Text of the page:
LOOKING BACK ON SAMOA’S TERRIBLY WONDERFUL

Commentary

YEAR

By Savea Sano Malifa

APIA, Samoa (Samoa Observer, Jan. 2, 2010) – Now in retrospect we can’t help thinking 2009 was such a terribly wonderful year in Samoa. At times it has also been terribly painful. And yet somehow we all enjoyed the rough ride and we are all still here.

Over the last twelve months we were inundated with formidable challenges. And yet for some weird reason we did not buckle under. Like a silly vagabond brawler we simply picked ourselves up, licked our wounds, and moved on.

Along the way we learned to smile when there was pain, laugh when it was impossible to stop the tears, hit the wall when sight is blurred and we became visionless.

Life, as we have all now come to agree, is such a wonderful learning experience.

This morning as we sit down and think backwards, we are amazed we’ve made it this far; indeed there isn’t a whiff of a complaint from anyone, and as we look up we see that even the sun has not forgotten to rise at dawn to light up the world.

Today is a new beginning. Up ahead hurdles galore are waiting. We are anxious but we do not waver or slow down, neither do we question the reason for this terrible journey.

We do neither of these because this is where we belong; this is our world, our home. It is ours to treasure, protect, and keep up, and all the people who live in it are our collective responsibility.

This is what this life is all about. It is about being together under one terrible roof laughing at the fickleness of our happiness, giggle at the silliness of our dreams as we nurse our eternal illnesses.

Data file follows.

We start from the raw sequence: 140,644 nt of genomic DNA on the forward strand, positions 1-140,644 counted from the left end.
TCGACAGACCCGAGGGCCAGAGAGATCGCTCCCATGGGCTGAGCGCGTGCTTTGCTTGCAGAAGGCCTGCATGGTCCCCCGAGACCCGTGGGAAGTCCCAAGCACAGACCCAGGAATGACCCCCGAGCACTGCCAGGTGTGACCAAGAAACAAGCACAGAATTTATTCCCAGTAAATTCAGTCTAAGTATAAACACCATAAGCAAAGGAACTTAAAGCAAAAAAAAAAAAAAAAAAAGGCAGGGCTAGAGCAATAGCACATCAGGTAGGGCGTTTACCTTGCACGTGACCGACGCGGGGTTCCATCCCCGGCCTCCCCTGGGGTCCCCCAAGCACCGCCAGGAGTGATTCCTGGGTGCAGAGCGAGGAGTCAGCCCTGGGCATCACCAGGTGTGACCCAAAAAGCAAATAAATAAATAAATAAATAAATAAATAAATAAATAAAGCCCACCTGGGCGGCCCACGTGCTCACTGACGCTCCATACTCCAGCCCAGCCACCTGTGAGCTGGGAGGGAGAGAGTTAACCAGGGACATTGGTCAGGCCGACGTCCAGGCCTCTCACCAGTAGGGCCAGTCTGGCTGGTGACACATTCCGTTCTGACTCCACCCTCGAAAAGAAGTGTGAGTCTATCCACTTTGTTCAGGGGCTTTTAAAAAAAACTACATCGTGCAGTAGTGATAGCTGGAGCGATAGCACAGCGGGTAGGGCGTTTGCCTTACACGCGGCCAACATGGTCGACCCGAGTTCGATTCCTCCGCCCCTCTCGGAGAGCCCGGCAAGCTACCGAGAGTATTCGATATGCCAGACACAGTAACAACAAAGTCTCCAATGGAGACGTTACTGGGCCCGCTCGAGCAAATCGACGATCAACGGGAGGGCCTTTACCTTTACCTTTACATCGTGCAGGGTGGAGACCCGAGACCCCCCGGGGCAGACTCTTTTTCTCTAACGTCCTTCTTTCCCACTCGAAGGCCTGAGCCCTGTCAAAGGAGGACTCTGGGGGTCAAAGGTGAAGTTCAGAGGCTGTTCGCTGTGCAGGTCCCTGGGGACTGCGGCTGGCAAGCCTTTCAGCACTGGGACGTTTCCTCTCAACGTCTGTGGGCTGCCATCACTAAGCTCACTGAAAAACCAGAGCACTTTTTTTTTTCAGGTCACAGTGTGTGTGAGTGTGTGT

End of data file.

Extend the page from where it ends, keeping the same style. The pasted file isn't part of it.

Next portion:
To be sure last year was a bummer of a year. Some of the most tenacious challenges mankind had ever seen were seen last year.

Indeed, as we’ve all been expecting, the road switch easily topped the list of the government’s infamous inventions. It was decidedly the most ill-conceived policy any government had ever put together.

Not only was the country divided by it with national unity threatening to self-destroy as everyone was looking on, the switch was also blamed for everything unusually bizarre happening at the time.

Two of them were the image of Virgin Mary appearing on the Congregational Christian Church complex on Beach Road, and the terrible tsunami that killed many and disfigured Aleipata badly.

And as we should all remember today widespread finger-pointing took place then as imaginations ran wild. In what seemed to be divinely inspired the road switch, Virgin Mary’s image, and the tsunami were linked and accusations flew.

Even the switch’s principal architect Prime Minister Tuilaepa Sailele Malielegaoi was not spared. He was accused of being a dictator for allegedly bamboozling the switch through without giving people the chance to say what they thought of it.

And then when the tsunami struck he became the proverbial sacrificial lamb especially since Aleipata is his district, and his home village of Lepa was badly damaged.